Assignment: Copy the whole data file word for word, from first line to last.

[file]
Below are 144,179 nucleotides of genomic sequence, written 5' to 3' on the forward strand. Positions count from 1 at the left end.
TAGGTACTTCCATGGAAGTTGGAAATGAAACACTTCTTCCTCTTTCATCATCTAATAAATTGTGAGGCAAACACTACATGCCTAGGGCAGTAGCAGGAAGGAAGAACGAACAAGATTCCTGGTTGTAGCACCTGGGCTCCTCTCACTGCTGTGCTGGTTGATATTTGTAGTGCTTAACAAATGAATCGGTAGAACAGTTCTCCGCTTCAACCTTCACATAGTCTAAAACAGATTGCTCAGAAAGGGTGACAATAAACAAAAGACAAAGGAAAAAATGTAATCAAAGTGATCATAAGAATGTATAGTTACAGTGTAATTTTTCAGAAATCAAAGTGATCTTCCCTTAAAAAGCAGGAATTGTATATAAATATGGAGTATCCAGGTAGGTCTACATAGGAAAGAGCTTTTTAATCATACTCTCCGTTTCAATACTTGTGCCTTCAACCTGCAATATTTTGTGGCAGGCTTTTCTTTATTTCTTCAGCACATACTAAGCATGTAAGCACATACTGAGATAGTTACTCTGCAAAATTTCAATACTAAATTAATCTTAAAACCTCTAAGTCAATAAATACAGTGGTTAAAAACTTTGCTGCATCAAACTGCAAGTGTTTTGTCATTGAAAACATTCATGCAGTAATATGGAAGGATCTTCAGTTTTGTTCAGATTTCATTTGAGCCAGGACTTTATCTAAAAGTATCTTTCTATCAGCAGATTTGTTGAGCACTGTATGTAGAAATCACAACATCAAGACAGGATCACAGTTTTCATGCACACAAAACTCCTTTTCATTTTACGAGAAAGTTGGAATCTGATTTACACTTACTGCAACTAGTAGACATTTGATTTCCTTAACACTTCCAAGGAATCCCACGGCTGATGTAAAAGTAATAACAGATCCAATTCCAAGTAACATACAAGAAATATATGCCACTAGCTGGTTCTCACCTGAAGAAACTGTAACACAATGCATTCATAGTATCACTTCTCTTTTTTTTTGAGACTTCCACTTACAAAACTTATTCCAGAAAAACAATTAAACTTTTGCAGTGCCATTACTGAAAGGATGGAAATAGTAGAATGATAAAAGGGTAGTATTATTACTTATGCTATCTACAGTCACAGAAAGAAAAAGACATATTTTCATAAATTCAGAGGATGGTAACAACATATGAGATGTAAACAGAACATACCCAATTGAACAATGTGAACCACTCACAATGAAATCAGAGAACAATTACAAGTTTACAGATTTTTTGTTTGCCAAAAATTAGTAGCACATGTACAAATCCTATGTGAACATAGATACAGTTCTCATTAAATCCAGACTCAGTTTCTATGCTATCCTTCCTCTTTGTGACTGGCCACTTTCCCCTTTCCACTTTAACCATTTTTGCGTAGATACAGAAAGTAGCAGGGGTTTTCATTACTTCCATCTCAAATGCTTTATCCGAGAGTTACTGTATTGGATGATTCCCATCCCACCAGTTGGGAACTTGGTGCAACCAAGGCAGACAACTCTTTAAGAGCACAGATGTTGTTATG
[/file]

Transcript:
Below are 144,179 nucleotides of genomic sequence, written 5' to 3' on the forward strand. Positions count from 1 at the left end.
TAGGTACTTCCATGGAAGTTGGAAATGAAACACTTCTTCCTCTTTCATCATCTAATAAATTGTGAGGCAAACACTACATGCCTAGGGCAGTAGCAGGAAGGAAGAACGAACAAGATTCCTGGTTGTAGCACCTGGGCTCCTCTCACTGCTGTGCTGGTTGATATTTGTAGTGCTTAACAAATGAATCGGTAGAACAGTTCTCCGCTTCAACCTTCACATAGTCTAAAACAGATTGCTCAGAAAGGGTGACAATAAACAAAAGACAAAGGAAAAAATGTAATCAAAGTGATCATAAGAATGTATAGTTACAGTGTAATTTTTCAGAAATCAAAGTGATCTTCCCTTAAAAAGCAGGAATTGTATATAAATATGGAGTATCCAGGTAGGTCTACATAGGAAAGAGCTTTTTAATCATACTCTCCGTTTCAATACTTGTGCCTTCAACCTGCAATATTTTGTGGCAGGCTTTTCTTTATTTCTTCAGCACATACTAAGCATGTAAGCACATACTGAGATAGTTACTCTGCAAAATTTCAATACTAAATTAATCTTAAAACCTCTAAGTCAATAAATACAGTGGTTAAAAACTTTGCTGCATCAAACTGCAAGTGTTTTGTCATTGAAAACATTCATGCAGTAATATGGAAGGATCTTCAGTTTTGTTCAGATTTCATTTGAGCCAGGACTTTATCTAAAAGTATCTTTCTATCAGCAGATTTGTTGAGCACTGTATGTAGAAATCACAACATCAAGACAGGATCACAGTTTTCATGCACACAAAACTCCTTTTCATTTTACGAGAAAGTTGGAATCTGATTTACACTTACTGCAACTAGTAGACATTTGATTTCCTTAACACTTCCAAGGAATCCCACGGCTGATGTAAAAGTAATAACAGATCCAATTCCAAGTAACATACAAGAAATATATGCCACTAGCTGGTTCTCACCTGAAGAAACTGTAACACAATGCATTCATAGTATCACTTCTCTTTTTTTTTGAGACTTCCACTTACAAAACTTATTCCAGAAAAACAATTAAACTTTTGCAGTGCCATTACTGAAAGGATGGAAATAGTAGAATGATAAAAGGGTAGTATTATTACTTATGCTATCTACAGTCACAGAAAGAAAAAGACATATTTTCATAAATTCAGAGGATGGTAACAACATATGAGATGTAAACAGAACATACCCAATTGAACAATGTGAACCACTCACAATGAAATCAGAGAACAATTACAAGTTTACAGATTTTTTGTTTGCCAAAAATTAGTAGCACATGTACAAATCCTATGTGAACATAGATACAGTTCTCATTAAATCCAGACTCAGTTTCTATGCTATCCTTCCTCTTTGTGACTGGCCACTTTCCCCTTTCCACTTTAACCATTTTTGCGTAGATACAGAAAGTAGCAGGGGTTTTCATTACTTCCATCTCAAATGCTTTATCCGAGAGTTACTGTATTGGATGATTCCCATCCCACCAGTTGGGAACTTGGTGCAACCAAGGCAGACAACTCTTTAAGAGCACAGATGTTGTTATG